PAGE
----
"Battle of Britain - The Movie", by Robert J. Rudhall, book excerpt #1
All text by the late Robert J. Rudhall, circa 2000



Why write a book about a film which was premiered over 30 years ago? That is a question I have been asked many times over the past few years. My answer has always been, surely the film deserves it! After all, several vintage aircraft owe their current existence to this feature film. While it may not have made much, or any, money at the box office, the historic aircraft movement throughout the world would be much the poorer today had it not been for Messrs Fisz and Saltzman's endeavours to re-create for the silver screen one of the most crucial periods of Britain's history.

Back in 1940 this country stood alone, and why it fought to beat off the Nazi invader has been well documented in many books on the subject over the years. Battle of Britain was the first major film to deal with the aerial conflicts above Britain during 1940 in its entirety. Previous films had looked at certain areas of the Battle or at some of the personalities, but the whole story of the epic struggle of 1940 had not been tackled by the film industry until Saltzman and Fisz came along.

Leonard Mosley's book on the making of the film, published by Weidenfeld & Nicolson in 1969 is still looked on by many, including myself, as 'the bible' when it comes to the film's production. While I do not attempt to imitate this much thumbed tome, my effort seeks to deal more with the aircraft hardware, the locations and to give it deserved credit for the effect it had on the preservation of old aircraft in the UK, and indeed, worldwide.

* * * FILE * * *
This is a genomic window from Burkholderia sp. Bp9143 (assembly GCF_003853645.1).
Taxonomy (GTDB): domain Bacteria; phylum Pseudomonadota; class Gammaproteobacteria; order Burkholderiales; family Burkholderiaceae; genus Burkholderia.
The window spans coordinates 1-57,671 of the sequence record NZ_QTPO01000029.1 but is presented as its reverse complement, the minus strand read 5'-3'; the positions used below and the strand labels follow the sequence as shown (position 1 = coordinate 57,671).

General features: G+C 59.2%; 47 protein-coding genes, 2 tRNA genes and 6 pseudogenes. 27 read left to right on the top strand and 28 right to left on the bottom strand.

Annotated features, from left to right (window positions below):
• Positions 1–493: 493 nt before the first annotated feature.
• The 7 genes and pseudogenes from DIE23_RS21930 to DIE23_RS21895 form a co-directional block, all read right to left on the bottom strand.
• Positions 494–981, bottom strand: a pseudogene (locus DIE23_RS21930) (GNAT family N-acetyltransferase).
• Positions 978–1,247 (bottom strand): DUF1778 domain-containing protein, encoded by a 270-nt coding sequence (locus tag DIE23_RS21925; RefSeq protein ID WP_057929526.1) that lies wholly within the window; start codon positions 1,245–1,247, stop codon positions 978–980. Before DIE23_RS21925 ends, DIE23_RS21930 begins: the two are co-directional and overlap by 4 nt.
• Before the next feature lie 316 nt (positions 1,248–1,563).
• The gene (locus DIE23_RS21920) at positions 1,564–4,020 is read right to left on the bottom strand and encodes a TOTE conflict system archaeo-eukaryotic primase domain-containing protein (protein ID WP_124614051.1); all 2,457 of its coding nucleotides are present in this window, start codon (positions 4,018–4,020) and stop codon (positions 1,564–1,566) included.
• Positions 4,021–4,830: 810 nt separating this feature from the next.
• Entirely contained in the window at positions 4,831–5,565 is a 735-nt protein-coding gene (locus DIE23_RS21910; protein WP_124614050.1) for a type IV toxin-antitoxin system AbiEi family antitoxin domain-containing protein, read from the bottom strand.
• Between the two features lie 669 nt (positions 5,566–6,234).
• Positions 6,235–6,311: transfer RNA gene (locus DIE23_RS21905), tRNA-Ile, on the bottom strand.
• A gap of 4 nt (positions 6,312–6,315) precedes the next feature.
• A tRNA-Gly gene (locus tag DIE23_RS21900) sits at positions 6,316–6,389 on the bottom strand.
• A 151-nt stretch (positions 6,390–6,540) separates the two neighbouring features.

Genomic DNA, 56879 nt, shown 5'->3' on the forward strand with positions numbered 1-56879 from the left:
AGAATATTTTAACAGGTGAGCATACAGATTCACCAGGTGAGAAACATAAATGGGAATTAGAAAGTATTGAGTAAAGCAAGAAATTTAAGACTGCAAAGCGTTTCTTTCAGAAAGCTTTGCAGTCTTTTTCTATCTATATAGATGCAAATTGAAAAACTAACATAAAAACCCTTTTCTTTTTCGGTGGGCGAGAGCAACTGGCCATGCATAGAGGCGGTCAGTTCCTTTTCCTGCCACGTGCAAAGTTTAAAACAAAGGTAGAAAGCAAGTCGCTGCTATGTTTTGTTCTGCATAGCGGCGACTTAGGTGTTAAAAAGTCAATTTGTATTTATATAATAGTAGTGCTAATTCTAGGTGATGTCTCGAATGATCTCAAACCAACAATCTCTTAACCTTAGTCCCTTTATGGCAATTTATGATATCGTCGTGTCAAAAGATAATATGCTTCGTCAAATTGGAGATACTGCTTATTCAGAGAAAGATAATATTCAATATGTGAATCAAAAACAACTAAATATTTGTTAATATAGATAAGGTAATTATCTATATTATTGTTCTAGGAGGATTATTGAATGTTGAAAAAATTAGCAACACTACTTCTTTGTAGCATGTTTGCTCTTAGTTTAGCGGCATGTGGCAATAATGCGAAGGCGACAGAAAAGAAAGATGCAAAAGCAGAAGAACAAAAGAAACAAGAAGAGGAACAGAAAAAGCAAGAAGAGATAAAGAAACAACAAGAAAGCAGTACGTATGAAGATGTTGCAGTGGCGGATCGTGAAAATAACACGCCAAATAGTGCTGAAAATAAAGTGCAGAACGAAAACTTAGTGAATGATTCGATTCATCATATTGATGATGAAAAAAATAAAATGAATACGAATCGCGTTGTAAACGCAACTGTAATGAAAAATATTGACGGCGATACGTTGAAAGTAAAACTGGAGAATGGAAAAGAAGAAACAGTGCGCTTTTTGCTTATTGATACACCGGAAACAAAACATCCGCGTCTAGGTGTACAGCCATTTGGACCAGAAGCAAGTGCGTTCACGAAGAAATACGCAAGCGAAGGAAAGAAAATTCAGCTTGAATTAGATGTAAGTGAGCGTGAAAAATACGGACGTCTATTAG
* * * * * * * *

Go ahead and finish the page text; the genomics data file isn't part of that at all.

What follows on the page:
I can vividly remember going to see Battle of Britain at the Odeon, New Street, Birmingham, on October 2, 1969, just a couple of weeks after it was premiered. I gazed in wonderment at the impressive foyer display, where a whole host of large-scale models were suspended from the ceiling in mock dogfights. A sales area in one corner was selling copies of Mosley's aforementioned book, a souvenir programme of the film, the long playing soundtrack record (no CDs in those days) and a set of 32 colour postcards, complete with boxed album (I still have in my possession all of these now much treasured items).

On entering the cinema's lavish auditorium the screen curtains were bathed in the red, white and blue colours of the Royal Air Force, giving the feeling that what was to come was something special. Before long the lights dimmed and the curtains opened to the unmistakable sound of a Merlin engine as a lone Hurricane zoomed out of the clouds. Within minutes I was totally immersed in a motion picture which has dominated my life for the past 30 years.

While I look on myself as a Battle of Britain film 'enthusiast', I am very aware that I am not alone in this 'affliction', and that really is the main reason for writing this book. Many fans of the film were not even born when it was released in 1969, and do not know fully of the immense struggle, which took place to get the production up onto the silver screen. This tome is a tribute to a fine piece of film-making and a movie, which, in many aircraft enthusiasts' eyes, is an icon of the cinema screen. It is also worth reflecting upon that had the film not been made, would we, today, be able to gaze upon the world's only airworthy Spitfire I (AR213) and the sole airworthy Spitfire (P7350) which took part in the real Battle of Britain? For just those two airframes alone, we have to thank Battle of Britain.

I am always happy to receive new information and/or photographs taken during the making of the film and can be contacted at the address below.

Robert J Rudhall

Downwind, 24 Gainsborough Road, Stamford, Lincolnshire, England



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